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Discussion in 'Echolink/IRLP Tech Board' started by VE7JUA, Oct 9, 2018.

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  1. VE7JUA

    VE7JUA QRZ Member

    There are numerous hotspots available in the market today such as zumspot, jumbospot, ruggedspot and others. Which one is the most cost effective, easiest to set up and configure and operate? Which has the best user interface and features?
  2. KI7YWE

    KI7YWE Ham Member QRZ Page

    It's really hard to answer all those questions, because there are a lot of variables to consider. Are you comfortable working with or configuring Raspberry Pi's? If not there will be a learning curve associated with learning the hardware. What is your idea of cost effective? Do you want to learn how to get the jumbospot to work? Do you not want to spend time fiddling with the hotspot, and just want it to work? I ordered a hotspot off of eBay for $50. It came with the board, case, antenna, and oled display (minus the Raspberry Pi). It didn't work...I spent hours screwing around with it until I found a Facebook group that supported MMDVM. I found a post about cheap Chinese boards having the wrong TXCO chip. I had no clue what that was, but I ordered a new one and swapped it out. BINGO the board worked, but it took some moderate soldering skills. The seller refunded 50% of my money, so I was happy I got a working board for $25 (plus labor and the $7 for the parts). I enjoyed learning how to fix it, so I thought it was cost effective. Many people would rightfully not enjoy having to mess with a new item.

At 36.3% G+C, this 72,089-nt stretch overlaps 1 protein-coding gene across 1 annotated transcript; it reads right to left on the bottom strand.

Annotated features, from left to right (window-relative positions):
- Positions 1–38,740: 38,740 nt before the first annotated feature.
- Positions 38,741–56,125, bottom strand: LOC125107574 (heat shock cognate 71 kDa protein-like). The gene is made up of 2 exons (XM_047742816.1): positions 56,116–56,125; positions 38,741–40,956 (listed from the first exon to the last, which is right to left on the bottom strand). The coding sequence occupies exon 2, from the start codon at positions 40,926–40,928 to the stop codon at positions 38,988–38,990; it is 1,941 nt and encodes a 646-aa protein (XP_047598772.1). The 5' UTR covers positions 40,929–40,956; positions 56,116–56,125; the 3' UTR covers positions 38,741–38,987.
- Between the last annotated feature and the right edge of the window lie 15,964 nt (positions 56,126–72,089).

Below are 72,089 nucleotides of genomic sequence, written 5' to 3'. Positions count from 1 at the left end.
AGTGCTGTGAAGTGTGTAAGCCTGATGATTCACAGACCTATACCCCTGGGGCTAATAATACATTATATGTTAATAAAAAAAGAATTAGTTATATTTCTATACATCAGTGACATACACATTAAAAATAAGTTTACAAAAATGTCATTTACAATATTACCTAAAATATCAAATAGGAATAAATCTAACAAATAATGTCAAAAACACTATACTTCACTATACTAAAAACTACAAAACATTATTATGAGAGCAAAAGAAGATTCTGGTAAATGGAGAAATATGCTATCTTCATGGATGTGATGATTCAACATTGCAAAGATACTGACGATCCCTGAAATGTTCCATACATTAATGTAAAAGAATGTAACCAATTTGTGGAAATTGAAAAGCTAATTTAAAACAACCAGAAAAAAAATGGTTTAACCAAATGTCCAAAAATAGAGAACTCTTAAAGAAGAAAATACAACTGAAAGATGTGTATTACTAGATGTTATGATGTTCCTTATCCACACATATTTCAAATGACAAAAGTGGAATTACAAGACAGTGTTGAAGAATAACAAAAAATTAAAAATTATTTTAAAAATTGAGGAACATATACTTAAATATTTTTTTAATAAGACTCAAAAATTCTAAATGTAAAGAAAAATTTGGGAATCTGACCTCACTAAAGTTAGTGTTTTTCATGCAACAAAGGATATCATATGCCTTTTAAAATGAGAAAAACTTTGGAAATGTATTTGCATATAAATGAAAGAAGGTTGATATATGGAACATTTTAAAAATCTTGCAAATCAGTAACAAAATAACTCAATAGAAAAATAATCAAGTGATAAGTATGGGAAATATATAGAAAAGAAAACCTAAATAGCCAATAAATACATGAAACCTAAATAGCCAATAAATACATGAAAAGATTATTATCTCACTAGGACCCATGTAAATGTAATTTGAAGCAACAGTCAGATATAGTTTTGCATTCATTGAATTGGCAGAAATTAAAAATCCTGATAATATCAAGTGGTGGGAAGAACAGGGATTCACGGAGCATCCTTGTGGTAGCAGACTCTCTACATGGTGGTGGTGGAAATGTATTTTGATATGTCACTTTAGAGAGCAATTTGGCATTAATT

I see a few hams buying, building, and testing these hotspots, and reselling them with a bit of a profit built in. I think that's a good mix of cost/time spent. You can also buy a commercial unit like the Zumspot for about $120, or the soon to be released Openspot (I don't know the price). The cost is higher, but you'll spend less time fiddling with them. Most of the Pi based boards use Pi-star which has good Youtube video support.
  3. KD8DVR

    KD8DVR Ham Member QRZ Page

    I've ordered and put online 2 of the Chinese JumboSpots. Both included the PiZero and case. Cost under $100 from USA sellers. I did my homework first and was able to get them up and running quickly. I dodn't have the TCXO (Temperature Controlled Xtal Oscillator) issue. I ordered from the USA, so as to not have a return hassle if things went backwards. Pretty much any hotspot requires some sort of knowledge on how the things work. Some configuration is always needed by the user. The Pi-Star interface used by the JumboSpots is pretty nice; but again, there is a minor "geek factor" that comes into play.

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